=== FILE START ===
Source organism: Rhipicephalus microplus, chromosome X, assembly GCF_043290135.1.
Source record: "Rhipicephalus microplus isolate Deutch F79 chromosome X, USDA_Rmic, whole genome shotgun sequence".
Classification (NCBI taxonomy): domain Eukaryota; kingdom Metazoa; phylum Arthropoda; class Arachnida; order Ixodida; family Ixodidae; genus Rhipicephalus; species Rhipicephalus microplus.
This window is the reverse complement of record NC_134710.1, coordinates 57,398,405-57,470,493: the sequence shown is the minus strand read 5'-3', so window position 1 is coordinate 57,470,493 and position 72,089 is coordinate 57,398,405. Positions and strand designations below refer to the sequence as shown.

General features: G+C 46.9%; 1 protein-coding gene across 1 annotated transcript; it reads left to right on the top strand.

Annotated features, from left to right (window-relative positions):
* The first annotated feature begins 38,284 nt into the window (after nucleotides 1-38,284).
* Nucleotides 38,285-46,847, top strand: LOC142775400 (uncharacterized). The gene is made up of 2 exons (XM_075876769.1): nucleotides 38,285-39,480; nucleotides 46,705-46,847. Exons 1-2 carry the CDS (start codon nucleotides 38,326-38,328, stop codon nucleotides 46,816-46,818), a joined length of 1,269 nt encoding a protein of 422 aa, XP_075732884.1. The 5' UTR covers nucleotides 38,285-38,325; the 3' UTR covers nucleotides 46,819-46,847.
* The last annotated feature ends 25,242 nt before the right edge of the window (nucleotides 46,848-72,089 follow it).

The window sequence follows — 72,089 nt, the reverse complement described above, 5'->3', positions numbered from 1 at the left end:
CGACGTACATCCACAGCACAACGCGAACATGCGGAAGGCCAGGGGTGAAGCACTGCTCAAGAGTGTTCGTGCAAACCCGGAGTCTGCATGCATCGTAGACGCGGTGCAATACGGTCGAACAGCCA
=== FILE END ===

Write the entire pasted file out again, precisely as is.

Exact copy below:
Source organism: Rhipicephalus microplus, chromosome X, assembly GCF_043290135.1.
Source record: "Rhipicephalus microplus isolate Deutch F79 chromosome X, USDA_Rmic, whole genome shotgun sequence".
Classification (NCBI taxonomy): domain Eukaryota; kingdom Metazoa; phylum Arthropoda; class Arachnida; order Ixodida; family Ixodidae; genus Rhipicephalus; species Rhipicephalus microplus.
This window is the reverse complement of record NC_134710.1, coordinates 57,398,405-57,470,493: the sequence shown is the minus strand read 5'-3', so window position 1 is coordinate 57,470,493 and position 72,089 is coordinate 57,398,405. Positions and strand designations below refer to the sequence as shown.

General features: G+C 46.9%; 1 protein-coding gene across 1 annotated transcript; it reads left to right on the top strand.

Annotated features, from left to right (window-relative positions):
* The first annotated feature begins 38,284 nt into the window (after nucleotides 1-38,284).
* Nucleotides 38,285-46,847, top strand: LOC142775400 (uncharacterized). The gene is made up of 2 exons (XM_075876769.1): nucleotides 38,285-39,480; nucleotides 46,705-46,847. Exons 1-2 carry the CDS (start codon nucleotides 38,326-38,328, stop codon nucleotides 46,816-46,818), a joined length of 1,269 nt encoding a protein of 422 aa, XP_075732884.1. The 5' UTR covers nucleotides 38,285-38,325; the 3' UTR covers nucleotides 46,819-46,847.
* The last annotated feature ends 25,242 nt before the right edge of the window (nucleotides 46,848-72,089 follow it).

The window sequence follows — 72,089 nt, the reverse complement described above, 5'->3', positions numbered from 1 at the left end:
CGACGTACATCCACAGCACAACGCGAACATGCGGAAGGCCAGGGGTGAAGCACTGCTCAAGAGTGTTCGTGCAAACCCGGAGTCTGCATGCATCGTAGACGCGGTGCAATACGGTCGAACAGCCA